INDEPENDENT NEWS

Empty those sheep out before shearing

Published: Tue 12 Nov 2002 03:25 PM
Empty those sheep out before shearing
Meat & Wool Innovation is tackling the slippery problem of how long sheep should be kept off feed before shearing.
Full sheep have been the source of friction and employment problems between farmers and shearers for some time.
The standard recommendation is to fast the sheep, without access to either food or water, for 24 hours before shearing. But farmers are often reluctant to do this, particularly when shearing pre-lamb, in case it affects sheep performance or welfare.
The trouble is no-one knows how long sheep can be left to safely empty out without giving them a production check.
To find out the answer, the NZ Shearing Contractors Association has asked Meat & Wool Innovation – the new Meat New Zealand/NZ Wool Board joint venture – to do the necessary research.
MWI is now looking at all the available information, with the aim of coming up with guidelines for farmers, shearers and contractors.
There are many factors to take into account, including the condition of the animal, whether or not it’s pregnant and what type of feed it has eaten.
Emptying sheep before shearing has long been recognised as best practice in wool harvesting. However, MWI quality & risk manager, Kelvin Whall, says there are now three issues involved.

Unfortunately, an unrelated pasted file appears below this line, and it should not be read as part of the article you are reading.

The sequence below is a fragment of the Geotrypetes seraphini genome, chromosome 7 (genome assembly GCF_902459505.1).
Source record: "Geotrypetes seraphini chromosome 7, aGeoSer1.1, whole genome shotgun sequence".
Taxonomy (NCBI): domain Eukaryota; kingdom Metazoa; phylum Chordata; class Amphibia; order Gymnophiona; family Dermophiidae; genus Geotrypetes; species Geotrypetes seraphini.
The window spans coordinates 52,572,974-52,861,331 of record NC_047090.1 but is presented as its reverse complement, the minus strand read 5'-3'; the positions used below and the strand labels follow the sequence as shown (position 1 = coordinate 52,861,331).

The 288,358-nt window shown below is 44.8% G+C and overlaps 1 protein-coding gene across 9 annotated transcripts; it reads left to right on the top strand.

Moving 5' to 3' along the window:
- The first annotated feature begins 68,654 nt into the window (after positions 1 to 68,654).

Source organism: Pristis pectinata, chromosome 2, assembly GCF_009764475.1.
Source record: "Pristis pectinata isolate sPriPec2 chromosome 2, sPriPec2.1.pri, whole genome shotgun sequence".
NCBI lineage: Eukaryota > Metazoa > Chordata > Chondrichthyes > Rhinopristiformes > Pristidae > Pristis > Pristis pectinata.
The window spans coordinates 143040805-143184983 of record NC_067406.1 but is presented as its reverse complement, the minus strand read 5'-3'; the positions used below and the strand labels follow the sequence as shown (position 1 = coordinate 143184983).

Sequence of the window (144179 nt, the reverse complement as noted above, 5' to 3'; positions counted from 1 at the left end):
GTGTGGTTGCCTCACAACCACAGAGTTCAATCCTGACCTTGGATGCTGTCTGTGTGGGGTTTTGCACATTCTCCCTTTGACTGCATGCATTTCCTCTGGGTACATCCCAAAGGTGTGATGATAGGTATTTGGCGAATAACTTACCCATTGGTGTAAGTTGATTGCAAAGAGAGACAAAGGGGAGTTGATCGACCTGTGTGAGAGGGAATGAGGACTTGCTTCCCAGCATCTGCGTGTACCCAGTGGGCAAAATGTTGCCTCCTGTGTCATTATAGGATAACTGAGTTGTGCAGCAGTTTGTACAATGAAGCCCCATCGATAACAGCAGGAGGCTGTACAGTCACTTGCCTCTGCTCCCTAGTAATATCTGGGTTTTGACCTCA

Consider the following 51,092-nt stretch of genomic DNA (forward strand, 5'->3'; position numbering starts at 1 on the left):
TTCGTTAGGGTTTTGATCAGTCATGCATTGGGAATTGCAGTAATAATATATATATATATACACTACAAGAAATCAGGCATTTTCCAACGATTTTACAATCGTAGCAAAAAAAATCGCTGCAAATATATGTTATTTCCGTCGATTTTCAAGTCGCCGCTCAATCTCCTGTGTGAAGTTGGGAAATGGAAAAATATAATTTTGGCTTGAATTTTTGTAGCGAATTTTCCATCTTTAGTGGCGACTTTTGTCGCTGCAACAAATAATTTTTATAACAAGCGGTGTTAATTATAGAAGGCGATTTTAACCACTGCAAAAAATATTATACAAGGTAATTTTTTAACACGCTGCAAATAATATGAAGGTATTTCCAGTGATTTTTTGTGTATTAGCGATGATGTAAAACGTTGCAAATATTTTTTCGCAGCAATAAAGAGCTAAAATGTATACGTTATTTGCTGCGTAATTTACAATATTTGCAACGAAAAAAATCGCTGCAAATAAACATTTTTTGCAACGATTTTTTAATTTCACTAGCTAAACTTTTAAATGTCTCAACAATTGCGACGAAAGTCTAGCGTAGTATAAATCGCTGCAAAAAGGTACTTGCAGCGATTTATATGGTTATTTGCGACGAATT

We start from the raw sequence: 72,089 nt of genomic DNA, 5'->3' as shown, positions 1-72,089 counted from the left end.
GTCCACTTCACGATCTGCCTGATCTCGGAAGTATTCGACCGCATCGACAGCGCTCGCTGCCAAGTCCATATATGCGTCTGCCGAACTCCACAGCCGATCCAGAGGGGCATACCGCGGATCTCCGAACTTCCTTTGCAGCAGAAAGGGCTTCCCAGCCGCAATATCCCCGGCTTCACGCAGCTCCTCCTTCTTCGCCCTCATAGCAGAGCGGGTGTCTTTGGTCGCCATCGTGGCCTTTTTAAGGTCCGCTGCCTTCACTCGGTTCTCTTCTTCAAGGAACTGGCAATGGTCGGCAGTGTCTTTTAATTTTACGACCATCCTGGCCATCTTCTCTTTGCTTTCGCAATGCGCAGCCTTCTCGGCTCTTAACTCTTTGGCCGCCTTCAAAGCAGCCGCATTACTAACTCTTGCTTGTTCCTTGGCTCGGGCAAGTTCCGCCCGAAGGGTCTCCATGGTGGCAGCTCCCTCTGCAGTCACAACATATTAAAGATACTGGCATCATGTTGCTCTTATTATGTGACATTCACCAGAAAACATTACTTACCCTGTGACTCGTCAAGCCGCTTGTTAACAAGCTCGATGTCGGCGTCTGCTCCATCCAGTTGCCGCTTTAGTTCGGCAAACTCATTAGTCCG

“There is the original problem of pen stain, caused by sheep defecating in the pens. This has been linked to carpet fade and as a result, heavily pen stained wool is discounted at sale,” he says.
“The two new elements are animal welfare and occupational health and safety.”
On the safety and health front, heavy sheep could have considerable OSH and ACC repercussions for the industry. ACC statistics are beginning to reflect this.
At 65–70 kg, modern ewes are often 20 per cent heavier than they were 10–20 years ago, especially in the North Island. If the sheep have several extra kilograms of feed in their gut, the risk of back and muscle injuries, which are already common among shearers, goes up.
NZ Shearing Contractors Association (NZSCA) research and development committee chair, Barry Pullin, says full sheep foul the workplace, making surfaces slippery and further increasing the risk of injury to shearers.
He says the risk of leptospirosis being transferred through urine getting into open wounds on shearers and wool handlers is also a problem.
Pullin says the welfare of the animals is also at risk.
“The pressure of stomach contents being forced onto vital organs makes it very uncomfortable, and often dangerous, for the animal.”
Full sheep also struggle more than empty sheep during shearing, increasing chances of injury to shearers, board staff and the sheep themselves.
Pullin says many shearers do not believe there is much evidence to support farmers’ concerns about properly emptying out their sheep.
He says the issue has been sitting in the “too-hard basket” for too long and welcomes the fact that MWI will be coming up with some answers.
Whall anticipates that the outcome will be a simple code of practice for emptying of sheep for shearing. “Once we have answered these questions, the development of a code of best practice should be a straight forward exercise. The whole sheep industry should welcome it.”

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